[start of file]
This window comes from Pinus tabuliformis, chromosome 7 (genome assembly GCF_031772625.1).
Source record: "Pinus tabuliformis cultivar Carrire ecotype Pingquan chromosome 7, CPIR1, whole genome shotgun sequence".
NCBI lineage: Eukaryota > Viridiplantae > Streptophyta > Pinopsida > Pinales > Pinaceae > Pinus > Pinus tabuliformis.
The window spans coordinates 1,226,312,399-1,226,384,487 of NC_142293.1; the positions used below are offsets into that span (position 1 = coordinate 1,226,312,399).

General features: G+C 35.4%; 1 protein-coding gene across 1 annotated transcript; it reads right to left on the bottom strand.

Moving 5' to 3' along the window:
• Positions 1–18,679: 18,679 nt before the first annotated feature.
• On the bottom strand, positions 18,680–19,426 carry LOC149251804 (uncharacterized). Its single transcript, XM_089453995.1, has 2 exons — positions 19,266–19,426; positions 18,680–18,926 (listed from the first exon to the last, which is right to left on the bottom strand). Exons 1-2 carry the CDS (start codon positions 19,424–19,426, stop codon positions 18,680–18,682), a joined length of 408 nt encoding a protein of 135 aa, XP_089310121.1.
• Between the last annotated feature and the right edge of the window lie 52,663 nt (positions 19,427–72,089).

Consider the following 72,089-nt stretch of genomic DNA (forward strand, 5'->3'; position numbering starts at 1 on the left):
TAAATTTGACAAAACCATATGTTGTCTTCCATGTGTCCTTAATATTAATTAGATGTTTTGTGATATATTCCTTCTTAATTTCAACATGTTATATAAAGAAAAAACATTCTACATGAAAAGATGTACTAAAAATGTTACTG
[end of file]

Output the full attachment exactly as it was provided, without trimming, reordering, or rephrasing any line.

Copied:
This window comes from Pinus tabuliformis, chromosome 7 (genome assembly GCF_031772625.1).
Source record: "Pinus tabuliformis cultivar Carrire ecotype Pingquan chromosome 7, CPIR1, whole genome shotgun sequence".
NCBI lineage: Eukaryota > Viridiplantae > Streptophyta > Pinopsida > Pinales > Pinaceae > Pinus > Pinus tabuliformis.
The window spans coordinates 1,226,312,399-1,226,384,487 of NC_142293.1; the positions used below are offsets into that span (position 1 = coordinate 1,226,312,399).

General features: G+C 35.4%; 1 protein-coding gene across 1 annotated transcript; it reads right to left on the bottom strand.

Moving 5' to 3' along the window:
• Positions 1–18,679: 18,679 nt before the first annotated feature.
• On the bottom strand, positions 18,680–19,426 carry LOC149251804 (uncharacterized). Its single transcript, XM_089453995.1, has 2 exons — positions 19,266–19,426; positions 18,680–18,926 (listed from the first exon to the last, which is right to left on the bottom strand). Exons 1-2 carry the CDS (start codon positions 19,424–19,426, stop codon positions 18,680–18,682), a joined length of 408 nt encoding a protein of 135 aa, XP_089310121.1.
• Between the last annotated feature and the right edge of the window lie 52,663 nt (positions 19,427–72,089).

Consider the following 72,089-nt stretch of genomic DNA (forward strand, 5'->3'; position numbering starts at 1 on the left):
TAAATTTGACAAAACCATATGTTGTCTTCCATGTGTCCTTAATATTAATTAGATGTTTTGTGATATATTCCTTCTTAATTTCAACATGTTATATAAAGAAAAAACATTCTACATGAAAAGATGTACTAAAAATGTTACTG